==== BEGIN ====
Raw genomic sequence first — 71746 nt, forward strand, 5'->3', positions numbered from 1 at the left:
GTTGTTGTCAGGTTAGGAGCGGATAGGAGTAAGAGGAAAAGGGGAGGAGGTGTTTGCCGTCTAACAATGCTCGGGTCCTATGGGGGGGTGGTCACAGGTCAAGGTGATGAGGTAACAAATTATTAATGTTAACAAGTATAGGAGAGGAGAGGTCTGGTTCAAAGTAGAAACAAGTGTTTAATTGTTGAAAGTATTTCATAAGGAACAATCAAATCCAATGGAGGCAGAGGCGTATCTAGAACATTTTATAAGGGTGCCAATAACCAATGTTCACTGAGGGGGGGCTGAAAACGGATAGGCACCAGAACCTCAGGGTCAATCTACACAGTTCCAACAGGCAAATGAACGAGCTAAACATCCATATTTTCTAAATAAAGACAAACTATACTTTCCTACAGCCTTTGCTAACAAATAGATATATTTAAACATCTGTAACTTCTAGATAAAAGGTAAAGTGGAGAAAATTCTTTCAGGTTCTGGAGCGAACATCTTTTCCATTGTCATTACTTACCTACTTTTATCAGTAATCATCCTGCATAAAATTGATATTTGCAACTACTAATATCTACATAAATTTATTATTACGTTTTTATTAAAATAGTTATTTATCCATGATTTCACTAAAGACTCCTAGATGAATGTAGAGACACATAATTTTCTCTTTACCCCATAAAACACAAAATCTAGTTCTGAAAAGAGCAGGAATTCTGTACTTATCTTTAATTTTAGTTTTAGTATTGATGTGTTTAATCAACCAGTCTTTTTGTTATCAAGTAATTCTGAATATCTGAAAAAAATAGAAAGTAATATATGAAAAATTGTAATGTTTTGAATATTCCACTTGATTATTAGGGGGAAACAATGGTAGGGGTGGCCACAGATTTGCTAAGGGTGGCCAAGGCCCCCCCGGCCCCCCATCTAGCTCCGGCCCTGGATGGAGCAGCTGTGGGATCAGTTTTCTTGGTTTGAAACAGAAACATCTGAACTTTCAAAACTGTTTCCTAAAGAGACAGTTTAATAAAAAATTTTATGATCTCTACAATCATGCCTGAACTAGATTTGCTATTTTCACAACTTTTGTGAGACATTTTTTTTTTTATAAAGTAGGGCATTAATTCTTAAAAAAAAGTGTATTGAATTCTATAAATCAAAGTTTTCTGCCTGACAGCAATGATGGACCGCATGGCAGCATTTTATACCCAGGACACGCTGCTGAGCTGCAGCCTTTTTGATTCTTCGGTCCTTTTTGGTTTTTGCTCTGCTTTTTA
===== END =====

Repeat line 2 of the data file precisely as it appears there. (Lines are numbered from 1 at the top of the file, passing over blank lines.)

GTTGTTGTCAGGTTAGGAGCGGATAGGAGTAAGAGGAAAAGGGGAGGAGGTGTTTGCCGTCTAACAATGCTCGGGTCCTATGGGGGGGTGGTCACAGGTCAAGGTGATGAGGTAACAAATTATTAATGTTAACAAGTATAGGAGAGGAGAGGTCTGGTTCAAAGTAGAAACAAGTGTTTAATTGTTGAAAGTATTTCATAAGGAACAATCAAATCCAATGGAGGCAGAGGCGTATCTAGAACATTTTATAAGGGTGCCAATAACCAATGTTCACTGAGGGGGGGCTGAAAACGGATAGGCACCAGAACCTCAGGGTCAATCTACACAGTTCCAACAGGCAAATGAACGAGCTAAACATCCATATTTTCTAAATAAAGACAAACTATACTTTCCTACAGCCTTTGCTAACAAATAGATATATTTAAACATCTGTAACTTCTAGATAAAAGGTAAAGTGGAGAAAATTCTTTCAGGTTCTGGAGCGAACATCTTTTCCATTGTCATTACTTACCTACTTTTATCAGTAATCATCCTGCATAAAATTGATATTTGCAACTACTAATATCTACATAAATTTATTATTACGTTTTTATTAAAATAGTTATTTATCCATGATTTCACTAAAGACTCCTAGATGAATGTAGAGACACATAATTTTCTCTTTACCCCATAAAACACAAAATCTAGTTCTGAAAAGAGCAGGAATTCTGTACTTATCTTTAATTTTAGTTTTAGTATTGATGTGTTTAATCAACCAGTCTTTTTGTTATCAAGTAATTCTGAATATCTGAAAAAAATAGAAAGTAATATATGAAAAATTGTAATGTTTTGAATATTCCACTTGATTATTAGGGGGAAACAATGGTAGGGGTGGCCACAGATTTGCTAAGGGTGGCCAAGGCCCCCCCGGCCCCCCATCTAGCTCCGGCCCTGGATGGAGCAGCTGTGGGATCAGTTTTCTTGGTTTGAAACAGAAACATCTGAACTTTCAAAACTGTTTCCTAAAGAGACAGTTTAATAAAAAATTTTATGATCTCTACAATCATGCCTGAACTAGATTTGCTATTTTCACAACTTTTGTGAGACATTTTTTTTTTTATAAAGTAGGGCATTAATTCTTAAAAAAAAGTGTATTGAATTCTATAAATCAAAGTTTTCTGCCTGACAGCAATGATGGACCGCATGGCAGCATTTTATACCCAGGACACGCTGCTGAGCTGCAGCCTTTTTGATTCTTCGGTCCTTTTTGGTTTTTGCTCTGCTTTTTA